Five star service

There comes a time in every girl’s life when she needs to stop procrastinating and just get on with servicing a diesel engine. (I know there will be some sage nods as you read this, and maybe a few blushes from those of you, who, like me, have been putting it off for far too long.)  Enough was enough, and with a week’s trip out on the horizon, I could not really pretend that the engine was not really being used enough to warrant some attention.

I fished out the manual RCR gave me about engine maintenance.  It’s very wordy.  Quite technical.  Should any of you readers fall into the sweet spot of the Venn diagram below, I really would urge you to continue with physics and/or maths past the minimum age.  On reading the pertinent pages, I very much wish I hadn’t ditched A-level maths for no better reason than to annoy my maths teacher.

venn

Luckily for me, the operator’s maintenance manual is much easier to interpret, with an easy-to-follow maintenance schedule. (Though hitherto not actually followed.)  After every year or 250 hours of running the engine, there is a pleasing checklist of things to do.  (I love a list.  Not quite as much as a flowchart, but there’s lots of affection for a list nevertheless.)

  1. Change engine lubricating oil

The messiest of all the jobs.  And made harder by my idle fiddling about.  At some point between now and the last service, I had screwed off the top of the oil pump and then dropped it into the bilges.  Given there is no room to swing an emaciated mouse in the engine room, I was unsuccessful in trying to find the top, and as such unable to use the pump.  I spoke to the lovely people at Beta, who told me I couldn’t just buy a pump top, I had to buy a whole new pump.  And then screw it in.  They made it sound simple, but I was sceptical.  The ‘hole in the engine’ saga has made me wary of trying to put new parts on an old engine, and so I went for the suggestion made by the also-lovely people of Midland Chandlers and used a hand pump instead.

The manual said the sump capacity (a technical term I can now throw around casually) was about 7.5 litres, but I could only manage to get about 3.5 litres out of the engine.  I reasoned that even if I hadn’t managed to get it all out, some new oil was better than no new oil, and so I refilled it with new caramelly-looking oil (which promptly turned a dark-treacly colour).  And I promised myself I would get a better pump and change it again at the end of the season.  (I won’t.)  Item one – tick.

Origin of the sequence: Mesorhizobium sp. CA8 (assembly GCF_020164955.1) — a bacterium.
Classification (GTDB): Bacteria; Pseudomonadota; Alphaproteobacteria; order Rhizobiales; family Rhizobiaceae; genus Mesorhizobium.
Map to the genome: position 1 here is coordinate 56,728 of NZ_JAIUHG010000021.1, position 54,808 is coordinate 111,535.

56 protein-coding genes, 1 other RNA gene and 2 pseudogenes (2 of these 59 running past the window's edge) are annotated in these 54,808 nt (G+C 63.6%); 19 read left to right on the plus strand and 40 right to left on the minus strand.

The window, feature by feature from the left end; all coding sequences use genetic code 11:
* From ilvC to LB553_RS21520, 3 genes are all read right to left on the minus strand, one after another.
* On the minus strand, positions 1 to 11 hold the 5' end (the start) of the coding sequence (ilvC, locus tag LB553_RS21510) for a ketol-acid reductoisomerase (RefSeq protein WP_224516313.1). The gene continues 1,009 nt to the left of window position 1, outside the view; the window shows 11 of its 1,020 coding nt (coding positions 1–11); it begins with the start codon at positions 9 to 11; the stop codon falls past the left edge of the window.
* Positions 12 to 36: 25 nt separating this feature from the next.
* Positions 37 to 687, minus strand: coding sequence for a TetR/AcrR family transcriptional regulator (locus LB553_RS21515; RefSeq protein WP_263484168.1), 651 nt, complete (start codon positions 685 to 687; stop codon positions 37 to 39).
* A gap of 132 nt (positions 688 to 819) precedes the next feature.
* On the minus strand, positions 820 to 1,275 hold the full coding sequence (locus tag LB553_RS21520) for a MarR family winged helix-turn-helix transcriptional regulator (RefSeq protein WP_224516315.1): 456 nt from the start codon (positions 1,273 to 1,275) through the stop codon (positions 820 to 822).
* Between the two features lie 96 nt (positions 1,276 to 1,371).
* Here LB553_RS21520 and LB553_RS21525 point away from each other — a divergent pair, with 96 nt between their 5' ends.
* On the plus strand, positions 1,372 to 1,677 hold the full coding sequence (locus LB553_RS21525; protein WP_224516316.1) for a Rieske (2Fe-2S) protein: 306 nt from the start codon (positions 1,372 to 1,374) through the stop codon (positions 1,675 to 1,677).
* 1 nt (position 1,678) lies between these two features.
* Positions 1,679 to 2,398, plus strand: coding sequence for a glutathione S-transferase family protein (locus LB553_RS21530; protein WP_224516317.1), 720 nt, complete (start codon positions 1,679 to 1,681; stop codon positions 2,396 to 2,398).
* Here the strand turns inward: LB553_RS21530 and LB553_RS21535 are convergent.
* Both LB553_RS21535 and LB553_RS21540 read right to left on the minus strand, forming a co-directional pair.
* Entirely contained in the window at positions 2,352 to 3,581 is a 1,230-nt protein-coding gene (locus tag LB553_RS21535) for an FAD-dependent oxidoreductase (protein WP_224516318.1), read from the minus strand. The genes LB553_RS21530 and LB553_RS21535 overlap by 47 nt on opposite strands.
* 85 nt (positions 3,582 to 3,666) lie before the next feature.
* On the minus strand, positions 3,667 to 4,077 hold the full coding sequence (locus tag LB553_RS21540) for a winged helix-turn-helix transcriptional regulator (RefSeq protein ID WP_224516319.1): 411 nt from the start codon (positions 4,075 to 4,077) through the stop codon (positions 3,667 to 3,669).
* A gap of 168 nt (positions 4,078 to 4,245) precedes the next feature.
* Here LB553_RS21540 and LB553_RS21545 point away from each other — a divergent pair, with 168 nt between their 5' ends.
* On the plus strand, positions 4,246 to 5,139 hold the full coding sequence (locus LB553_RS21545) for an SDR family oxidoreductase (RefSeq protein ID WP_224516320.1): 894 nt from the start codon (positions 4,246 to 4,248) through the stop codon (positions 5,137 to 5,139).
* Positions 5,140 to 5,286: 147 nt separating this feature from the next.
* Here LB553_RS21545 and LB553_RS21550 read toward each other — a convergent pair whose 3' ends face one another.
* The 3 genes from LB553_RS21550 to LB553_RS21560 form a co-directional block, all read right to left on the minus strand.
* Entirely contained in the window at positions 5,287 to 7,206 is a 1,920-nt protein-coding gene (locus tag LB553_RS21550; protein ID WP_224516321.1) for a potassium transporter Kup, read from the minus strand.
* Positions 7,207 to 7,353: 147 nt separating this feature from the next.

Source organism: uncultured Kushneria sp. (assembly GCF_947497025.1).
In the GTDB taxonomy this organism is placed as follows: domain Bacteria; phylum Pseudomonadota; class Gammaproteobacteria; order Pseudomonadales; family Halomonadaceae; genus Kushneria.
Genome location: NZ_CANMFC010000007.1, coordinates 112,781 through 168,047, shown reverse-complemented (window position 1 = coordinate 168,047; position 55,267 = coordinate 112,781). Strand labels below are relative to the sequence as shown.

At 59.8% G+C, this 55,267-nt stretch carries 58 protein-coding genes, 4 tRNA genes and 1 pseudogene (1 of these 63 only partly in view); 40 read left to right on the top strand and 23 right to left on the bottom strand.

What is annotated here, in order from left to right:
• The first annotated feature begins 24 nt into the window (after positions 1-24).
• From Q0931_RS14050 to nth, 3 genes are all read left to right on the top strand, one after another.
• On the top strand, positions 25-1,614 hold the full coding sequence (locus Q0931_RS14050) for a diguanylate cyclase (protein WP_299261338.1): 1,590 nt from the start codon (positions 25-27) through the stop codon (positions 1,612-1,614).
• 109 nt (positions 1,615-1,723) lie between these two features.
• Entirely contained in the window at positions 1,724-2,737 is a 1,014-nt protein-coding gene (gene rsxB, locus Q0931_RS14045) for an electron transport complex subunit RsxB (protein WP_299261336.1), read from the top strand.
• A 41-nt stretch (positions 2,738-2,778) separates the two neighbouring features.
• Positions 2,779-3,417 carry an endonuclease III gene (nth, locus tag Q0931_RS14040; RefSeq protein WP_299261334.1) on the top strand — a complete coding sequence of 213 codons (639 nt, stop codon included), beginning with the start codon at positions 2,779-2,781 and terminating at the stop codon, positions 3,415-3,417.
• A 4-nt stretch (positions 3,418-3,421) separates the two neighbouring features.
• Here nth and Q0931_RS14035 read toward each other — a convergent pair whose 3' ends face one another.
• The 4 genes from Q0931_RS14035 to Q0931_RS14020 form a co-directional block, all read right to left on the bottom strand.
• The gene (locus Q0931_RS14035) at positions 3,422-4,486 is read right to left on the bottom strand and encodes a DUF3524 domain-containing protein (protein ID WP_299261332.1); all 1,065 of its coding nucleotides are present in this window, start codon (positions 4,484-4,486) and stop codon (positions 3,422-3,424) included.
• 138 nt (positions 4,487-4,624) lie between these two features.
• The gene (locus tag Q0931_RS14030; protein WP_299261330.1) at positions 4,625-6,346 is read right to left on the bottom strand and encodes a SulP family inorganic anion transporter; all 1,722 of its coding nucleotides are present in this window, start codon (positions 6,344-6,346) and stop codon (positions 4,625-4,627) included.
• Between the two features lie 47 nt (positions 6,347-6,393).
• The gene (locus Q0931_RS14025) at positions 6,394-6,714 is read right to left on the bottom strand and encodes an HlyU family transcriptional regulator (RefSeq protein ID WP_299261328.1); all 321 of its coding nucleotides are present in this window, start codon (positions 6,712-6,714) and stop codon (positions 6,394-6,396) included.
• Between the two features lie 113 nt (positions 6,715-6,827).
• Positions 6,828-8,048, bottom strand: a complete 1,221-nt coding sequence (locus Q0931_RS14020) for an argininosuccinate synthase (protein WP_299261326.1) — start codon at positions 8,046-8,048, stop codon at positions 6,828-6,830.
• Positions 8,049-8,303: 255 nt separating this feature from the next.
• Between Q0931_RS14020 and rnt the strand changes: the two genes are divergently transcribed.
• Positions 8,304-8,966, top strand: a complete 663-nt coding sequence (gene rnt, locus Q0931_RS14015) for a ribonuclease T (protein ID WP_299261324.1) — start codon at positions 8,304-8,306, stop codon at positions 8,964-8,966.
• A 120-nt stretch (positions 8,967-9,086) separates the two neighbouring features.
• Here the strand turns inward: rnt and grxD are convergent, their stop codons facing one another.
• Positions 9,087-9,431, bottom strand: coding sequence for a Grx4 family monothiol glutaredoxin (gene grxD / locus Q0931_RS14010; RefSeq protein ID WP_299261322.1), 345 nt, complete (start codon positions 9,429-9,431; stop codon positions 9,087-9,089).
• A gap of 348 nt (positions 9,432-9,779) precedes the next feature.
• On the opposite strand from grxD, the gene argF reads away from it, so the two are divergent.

1. Change lubricating oil filter

The oil filter is located in an awkward, un-seeable place in the engine, and so is awkward to unscrew at the best of times.  And it seems I was overzealous two years ago when I last changed it, as I could not get it to budge.  But I knew there was a tool I could get specifically designed for loosening stubborn filters, and was about to set off to get one, when my neighbour asked how the servicing was going.  I explained my problem, and he insisted on having a go – after all he was probably stronger than me. I know the offer came from a kind place, but I couldn’t help but feel smug when he struggled to first locate the filter and then failed to untwist it.   Correct tool acquired, and it was a painless removal with no spillage.  I’d even guessed the right filter to buy.  Item two- tick.

  1. Check air cleaner element

I had no idea if the air filter was dirty or not.  So I took it to the chandlery, and I was not surprised when they told me I may as well buy a new one.  Selling stuff is, after all, their business.  I put it to the side with the other filter purchases and started the checklist.  Prior to changing the oil, the manual recommends you run the engine for 10 minutes to heat the oil to make it less viscous and easier to pump out.  Which I did.  And then a few minutes later realised the new air filter was still in its box, the old air filter was in my bag and so there was nothing stopping dirty air getting into and clogging up the engine.  I swiftly stopped the engine and changed the order in which I approached the check list.  Item three – tick.

  1. Spray the key switch with WD40 to lubricate the barrel

I typed the above sentence and then scuttled to the engine room to do just that.  Item four- tick.

  1. Check that all the external nuts, bolts and fastenings are tight.  See table for torque values.

I don’t know what torque is really, or how you measure whether external nuts have the right amount.  A cursory glance over the engine confirmed that there appeared to be nuts and bolts in appropriate places.   Item five – tick.

  1. Check the ball joint nyloc nuts for tightness on both gearbox and speed control leavers.  Grease both fittings all over.

One of the things I like about the engine manual is that it comes with handy pictures of things.  One of the things I don’t like about the engine manual is that it comes with handy pictures of things I already recognise, but neglects to include pictures of things like ball joint nylocs and their nuts.  Nothing has been greased.  Item six – seems superfluous.

And that, my friends, is how you service an engine.  Or rather, how I service an engine.*

This blogpost was brought to you by ‘Radio’ by Darius Rucker.

*I think this post probably needs to come with a massive disclaimer.  You know the sort.  Consider yourselves disclaimed.

 

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